According to researchers from the University of Queensland (Australia) under the leadership of Professor Mandiyam Srinavasam, in the near future, UAVs will fly and navigate in the sky, like birds and insects, without the help of people and navigation equipment.
Compared to humans, insects and birds have very small brains, but this is enough to effectively control flight. According to Professor Shrinavasama, the brain of a bee weighs tenths of a milligram, but at the same time it unmistakably finds melliferous flowers more than 10 km from its hive. Birds are no less skillful in flight, capable of orienting themselves perfectly and performing incredible aerobatic aerobatics.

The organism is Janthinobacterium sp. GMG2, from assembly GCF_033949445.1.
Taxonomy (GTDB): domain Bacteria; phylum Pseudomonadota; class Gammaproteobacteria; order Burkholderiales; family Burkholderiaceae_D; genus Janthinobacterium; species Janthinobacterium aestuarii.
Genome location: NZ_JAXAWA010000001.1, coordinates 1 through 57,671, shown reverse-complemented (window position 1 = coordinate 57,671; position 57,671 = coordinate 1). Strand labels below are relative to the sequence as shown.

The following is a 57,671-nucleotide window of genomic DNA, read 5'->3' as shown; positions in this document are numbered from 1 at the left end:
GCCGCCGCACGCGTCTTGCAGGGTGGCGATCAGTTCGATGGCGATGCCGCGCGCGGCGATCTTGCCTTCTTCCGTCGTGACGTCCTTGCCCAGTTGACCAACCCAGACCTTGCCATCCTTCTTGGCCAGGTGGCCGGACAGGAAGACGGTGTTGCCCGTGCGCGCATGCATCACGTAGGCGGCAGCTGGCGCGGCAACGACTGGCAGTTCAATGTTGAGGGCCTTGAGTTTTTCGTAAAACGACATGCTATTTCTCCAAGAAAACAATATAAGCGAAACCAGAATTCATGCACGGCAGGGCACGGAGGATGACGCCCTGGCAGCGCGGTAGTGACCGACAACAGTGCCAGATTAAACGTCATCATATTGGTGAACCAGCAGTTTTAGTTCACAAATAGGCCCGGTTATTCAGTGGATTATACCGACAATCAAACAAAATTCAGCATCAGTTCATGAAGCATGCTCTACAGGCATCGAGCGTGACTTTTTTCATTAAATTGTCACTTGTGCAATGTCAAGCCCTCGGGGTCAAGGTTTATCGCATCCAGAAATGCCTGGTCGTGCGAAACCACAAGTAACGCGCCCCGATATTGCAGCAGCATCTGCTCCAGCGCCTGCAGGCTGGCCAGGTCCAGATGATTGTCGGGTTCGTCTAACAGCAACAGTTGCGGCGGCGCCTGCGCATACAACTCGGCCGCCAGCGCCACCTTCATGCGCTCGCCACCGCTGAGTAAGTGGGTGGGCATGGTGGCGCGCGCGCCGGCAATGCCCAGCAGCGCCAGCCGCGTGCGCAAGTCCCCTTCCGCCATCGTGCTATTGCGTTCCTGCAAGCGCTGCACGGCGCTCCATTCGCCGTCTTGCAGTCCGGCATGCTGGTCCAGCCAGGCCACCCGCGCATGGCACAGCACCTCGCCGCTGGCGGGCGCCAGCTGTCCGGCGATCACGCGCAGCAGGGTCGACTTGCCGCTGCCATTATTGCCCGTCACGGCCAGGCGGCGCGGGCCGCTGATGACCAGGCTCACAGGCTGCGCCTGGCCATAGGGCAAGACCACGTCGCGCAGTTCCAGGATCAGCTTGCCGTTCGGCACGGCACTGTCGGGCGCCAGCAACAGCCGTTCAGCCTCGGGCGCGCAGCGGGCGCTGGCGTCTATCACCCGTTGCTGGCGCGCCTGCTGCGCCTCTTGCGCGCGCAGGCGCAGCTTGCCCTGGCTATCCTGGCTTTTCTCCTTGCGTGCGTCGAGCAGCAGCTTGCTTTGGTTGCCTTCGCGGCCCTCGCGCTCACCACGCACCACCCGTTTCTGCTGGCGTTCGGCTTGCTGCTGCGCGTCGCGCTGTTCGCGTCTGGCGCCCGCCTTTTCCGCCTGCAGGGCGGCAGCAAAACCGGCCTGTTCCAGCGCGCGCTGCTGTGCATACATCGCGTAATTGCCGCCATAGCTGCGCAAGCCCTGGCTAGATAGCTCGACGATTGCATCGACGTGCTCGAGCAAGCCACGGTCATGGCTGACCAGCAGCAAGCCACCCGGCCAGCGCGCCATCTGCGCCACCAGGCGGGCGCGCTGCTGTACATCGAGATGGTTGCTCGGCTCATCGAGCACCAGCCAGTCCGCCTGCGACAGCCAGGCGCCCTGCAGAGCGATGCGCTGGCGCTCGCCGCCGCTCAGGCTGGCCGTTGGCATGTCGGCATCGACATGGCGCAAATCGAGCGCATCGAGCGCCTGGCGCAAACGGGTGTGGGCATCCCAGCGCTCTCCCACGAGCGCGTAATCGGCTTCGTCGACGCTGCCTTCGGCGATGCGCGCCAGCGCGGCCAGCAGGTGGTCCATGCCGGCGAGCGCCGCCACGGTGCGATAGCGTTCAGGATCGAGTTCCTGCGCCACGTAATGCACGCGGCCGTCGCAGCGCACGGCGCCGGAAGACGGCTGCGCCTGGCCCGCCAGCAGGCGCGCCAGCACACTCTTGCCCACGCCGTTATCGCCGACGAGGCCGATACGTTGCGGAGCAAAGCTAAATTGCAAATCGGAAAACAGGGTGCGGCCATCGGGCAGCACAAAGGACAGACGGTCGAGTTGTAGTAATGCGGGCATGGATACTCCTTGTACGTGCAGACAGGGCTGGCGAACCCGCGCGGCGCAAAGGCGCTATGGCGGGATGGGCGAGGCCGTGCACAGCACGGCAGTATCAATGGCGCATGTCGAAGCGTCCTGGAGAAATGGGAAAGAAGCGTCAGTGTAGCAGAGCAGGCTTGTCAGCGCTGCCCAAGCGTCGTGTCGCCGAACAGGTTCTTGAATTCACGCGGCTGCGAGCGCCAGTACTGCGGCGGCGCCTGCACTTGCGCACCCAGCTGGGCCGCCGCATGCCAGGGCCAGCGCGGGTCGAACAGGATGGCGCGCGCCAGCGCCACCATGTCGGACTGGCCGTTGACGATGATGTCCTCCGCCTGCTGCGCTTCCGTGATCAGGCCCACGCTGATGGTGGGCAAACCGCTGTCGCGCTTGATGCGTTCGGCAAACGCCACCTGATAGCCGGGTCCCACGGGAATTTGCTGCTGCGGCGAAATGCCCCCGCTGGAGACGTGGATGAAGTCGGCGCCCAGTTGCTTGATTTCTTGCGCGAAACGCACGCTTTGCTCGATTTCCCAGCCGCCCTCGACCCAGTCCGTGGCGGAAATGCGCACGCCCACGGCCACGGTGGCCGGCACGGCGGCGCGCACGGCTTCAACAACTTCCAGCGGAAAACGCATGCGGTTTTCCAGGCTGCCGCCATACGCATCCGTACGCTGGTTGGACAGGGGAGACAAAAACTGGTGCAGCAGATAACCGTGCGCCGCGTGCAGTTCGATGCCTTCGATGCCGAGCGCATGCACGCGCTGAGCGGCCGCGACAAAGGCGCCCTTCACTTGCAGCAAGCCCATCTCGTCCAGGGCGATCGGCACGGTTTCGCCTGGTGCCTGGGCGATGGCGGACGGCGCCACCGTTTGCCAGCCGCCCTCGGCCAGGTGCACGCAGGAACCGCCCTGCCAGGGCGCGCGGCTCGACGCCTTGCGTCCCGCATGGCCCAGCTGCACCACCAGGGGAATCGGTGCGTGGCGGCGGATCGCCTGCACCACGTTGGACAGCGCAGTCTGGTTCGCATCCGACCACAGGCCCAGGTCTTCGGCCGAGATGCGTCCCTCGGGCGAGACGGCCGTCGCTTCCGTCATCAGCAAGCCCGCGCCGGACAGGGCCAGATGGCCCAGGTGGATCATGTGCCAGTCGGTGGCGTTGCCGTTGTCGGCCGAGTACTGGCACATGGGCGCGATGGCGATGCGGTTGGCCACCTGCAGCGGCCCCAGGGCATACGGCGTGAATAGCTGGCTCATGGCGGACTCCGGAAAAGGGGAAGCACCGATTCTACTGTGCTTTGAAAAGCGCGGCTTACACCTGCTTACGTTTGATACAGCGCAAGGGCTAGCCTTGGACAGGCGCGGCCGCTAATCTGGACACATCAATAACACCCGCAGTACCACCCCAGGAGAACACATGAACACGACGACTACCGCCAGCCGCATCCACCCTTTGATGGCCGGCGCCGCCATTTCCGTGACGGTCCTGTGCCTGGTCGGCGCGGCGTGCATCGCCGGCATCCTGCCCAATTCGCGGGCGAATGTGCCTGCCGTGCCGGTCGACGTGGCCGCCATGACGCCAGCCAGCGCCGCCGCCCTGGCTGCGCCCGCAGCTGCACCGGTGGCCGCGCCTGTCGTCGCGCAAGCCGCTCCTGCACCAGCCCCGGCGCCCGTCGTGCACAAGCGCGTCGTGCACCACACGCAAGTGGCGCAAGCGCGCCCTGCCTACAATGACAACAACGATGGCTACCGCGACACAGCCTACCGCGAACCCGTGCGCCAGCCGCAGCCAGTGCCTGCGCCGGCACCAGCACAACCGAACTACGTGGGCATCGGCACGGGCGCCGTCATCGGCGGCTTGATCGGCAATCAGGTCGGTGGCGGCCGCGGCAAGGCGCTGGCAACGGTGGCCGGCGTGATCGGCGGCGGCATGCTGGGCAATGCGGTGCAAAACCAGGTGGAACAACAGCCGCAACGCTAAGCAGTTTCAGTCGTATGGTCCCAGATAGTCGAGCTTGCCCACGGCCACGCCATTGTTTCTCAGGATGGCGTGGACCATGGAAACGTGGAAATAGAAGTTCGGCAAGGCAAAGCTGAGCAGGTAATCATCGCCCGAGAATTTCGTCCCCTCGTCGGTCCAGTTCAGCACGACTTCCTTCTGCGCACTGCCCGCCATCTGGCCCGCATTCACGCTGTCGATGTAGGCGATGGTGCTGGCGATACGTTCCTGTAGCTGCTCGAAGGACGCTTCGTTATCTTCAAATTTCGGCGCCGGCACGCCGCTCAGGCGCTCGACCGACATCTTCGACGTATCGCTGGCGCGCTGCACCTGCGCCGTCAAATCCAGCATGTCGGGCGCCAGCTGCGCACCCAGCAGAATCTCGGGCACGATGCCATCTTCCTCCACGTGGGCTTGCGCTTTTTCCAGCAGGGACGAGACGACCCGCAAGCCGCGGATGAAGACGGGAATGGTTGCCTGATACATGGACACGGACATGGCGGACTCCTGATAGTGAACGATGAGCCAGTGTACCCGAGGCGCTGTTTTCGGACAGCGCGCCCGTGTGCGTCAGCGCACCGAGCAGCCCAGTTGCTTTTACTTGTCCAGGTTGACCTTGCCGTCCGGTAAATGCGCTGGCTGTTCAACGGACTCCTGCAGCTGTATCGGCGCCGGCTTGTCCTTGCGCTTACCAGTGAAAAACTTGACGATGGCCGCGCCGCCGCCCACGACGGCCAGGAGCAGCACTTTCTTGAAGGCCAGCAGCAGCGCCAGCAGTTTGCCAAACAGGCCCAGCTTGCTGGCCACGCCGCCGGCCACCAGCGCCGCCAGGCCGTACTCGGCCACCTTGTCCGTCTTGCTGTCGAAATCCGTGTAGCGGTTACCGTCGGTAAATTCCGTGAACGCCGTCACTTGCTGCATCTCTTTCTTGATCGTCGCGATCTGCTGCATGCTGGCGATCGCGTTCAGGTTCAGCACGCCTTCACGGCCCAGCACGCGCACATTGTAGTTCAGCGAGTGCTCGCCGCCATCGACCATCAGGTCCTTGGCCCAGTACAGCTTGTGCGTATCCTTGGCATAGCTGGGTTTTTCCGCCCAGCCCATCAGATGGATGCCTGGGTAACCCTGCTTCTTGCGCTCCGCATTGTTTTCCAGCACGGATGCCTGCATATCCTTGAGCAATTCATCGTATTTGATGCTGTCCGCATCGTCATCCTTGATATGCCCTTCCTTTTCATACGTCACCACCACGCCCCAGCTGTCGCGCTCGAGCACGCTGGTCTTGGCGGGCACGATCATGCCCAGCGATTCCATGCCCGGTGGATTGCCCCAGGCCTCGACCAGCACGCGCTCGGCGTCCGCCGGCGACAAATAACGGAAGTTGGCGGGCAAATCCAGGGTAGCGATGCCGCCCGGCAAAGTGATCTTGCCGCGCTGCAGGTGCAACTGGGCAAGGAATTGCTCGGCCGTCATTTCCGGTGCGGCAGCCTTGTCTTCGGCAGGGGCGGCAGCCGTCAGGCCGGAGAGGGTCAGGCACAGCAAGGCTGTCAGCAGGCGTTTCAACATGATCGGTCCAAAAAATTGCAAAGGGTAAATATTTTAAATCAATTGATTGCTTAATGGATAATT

In addition to bees, scientists used parrots as objects for studying flight. They have a fairly high intelligence, are well trained and have a complex visual system, not much different from ours.
By evaluating the flight technique of these animals using high-speed cameras, scientists will be able to significantly improve the UAV's guidance system, making it fully autonomous over time. Professor Srinavasama explains:
“By knowing the biological principles, we can create a new generation of fully autonomous drones that do not depend on GPS and radar. These UAVs will be very useful for surveillance, rescue operations and even for expeditions to other planets. "